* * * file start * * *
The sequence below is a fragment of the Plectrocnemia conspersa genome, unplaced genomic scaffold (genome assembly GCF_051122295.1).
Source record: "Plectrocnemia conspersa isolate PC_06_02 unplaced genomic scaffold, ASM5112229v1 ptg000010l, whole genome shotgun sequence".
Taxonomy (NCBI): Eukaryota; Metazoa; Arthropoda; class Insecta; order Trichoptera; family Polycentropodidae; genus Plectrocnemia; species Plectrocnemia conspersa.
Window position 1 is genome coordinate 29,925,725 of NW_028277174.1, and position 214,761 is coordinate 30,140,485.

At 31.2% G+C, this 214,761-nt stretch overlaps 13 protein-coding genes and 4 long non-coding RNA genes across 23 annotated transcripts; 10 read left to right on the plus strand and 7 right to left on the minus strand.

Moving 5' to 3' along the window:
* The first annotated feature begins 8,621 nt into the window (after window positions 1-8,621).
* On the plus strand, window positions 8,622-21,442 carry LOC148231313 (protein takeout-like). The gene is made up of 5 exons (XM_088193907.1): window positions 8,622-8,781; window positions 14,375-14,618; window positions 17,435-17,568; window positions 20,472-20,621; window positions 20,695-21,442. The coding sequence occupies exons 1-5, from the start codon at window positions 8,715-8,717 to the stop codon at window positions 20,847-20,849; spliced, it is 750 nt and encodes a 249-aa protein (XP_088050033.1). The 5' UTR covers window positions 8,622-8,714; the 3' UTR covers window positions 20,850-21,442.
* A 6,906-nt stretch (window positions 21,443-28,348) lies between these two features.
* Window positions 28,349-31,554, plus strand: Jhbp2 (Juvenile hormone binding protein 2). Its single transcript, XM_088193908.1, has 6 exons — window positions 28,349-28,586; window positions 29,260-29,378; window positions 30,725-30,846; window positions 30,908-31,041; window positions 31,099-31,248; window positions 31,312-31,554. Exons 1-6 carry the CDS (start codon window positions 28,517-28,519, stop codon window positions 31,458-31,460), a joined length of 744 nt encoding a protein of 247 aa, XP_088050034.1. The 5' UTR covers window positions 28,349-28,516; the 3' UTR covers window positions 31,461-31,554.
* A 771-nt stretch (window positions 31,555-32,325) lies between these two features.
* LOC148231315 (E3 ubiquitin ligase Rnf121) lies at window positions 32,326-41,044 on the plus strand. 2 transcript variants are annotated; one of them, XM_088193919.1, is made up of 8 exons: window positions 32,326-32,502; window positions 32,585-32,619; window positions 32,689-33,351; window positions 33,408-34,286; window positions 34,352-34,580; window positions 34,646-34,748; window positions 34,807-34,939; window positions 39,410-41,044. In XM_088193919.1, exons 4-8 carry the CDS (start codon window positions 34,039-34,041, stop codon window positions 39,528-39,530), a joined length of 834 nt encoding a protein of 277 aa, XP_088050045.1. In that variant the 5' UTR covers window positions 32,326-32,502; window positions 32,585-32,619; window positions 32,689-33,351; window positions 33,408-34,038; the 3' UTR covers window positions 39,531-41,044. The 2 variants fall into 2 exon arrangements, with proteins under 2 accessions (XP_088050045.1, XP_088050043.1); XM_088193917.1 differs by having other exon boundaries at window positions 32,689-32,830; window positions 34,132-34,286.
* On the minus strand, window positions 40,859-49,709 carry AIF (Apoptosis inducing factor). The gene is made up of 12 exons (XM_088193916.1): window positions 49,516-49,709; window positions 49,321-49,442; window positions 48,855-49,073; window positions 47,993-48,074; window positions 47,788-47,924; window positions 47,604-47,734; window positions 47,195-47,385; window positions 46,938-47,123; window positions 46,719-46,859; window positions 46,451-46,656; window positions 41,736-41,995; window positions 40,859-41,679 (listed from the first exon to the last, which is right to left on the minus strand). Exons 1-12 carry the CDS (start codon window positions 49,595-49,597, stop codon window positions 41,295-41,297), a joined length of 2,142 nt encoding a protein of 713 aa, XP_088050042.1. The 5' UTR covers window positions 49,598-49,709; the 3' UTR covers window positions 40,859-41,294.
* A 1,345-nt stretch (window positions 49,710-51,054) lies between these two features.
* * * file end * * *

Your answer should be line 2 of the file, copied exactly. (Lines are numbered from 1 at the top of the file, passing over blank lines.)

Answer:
Source record: "Plectrocnemia conspersa isolate PC_06_02 unplaced genomic scaffold, ASM5112229v1 ptg000010l, whole genome shotgun sequence".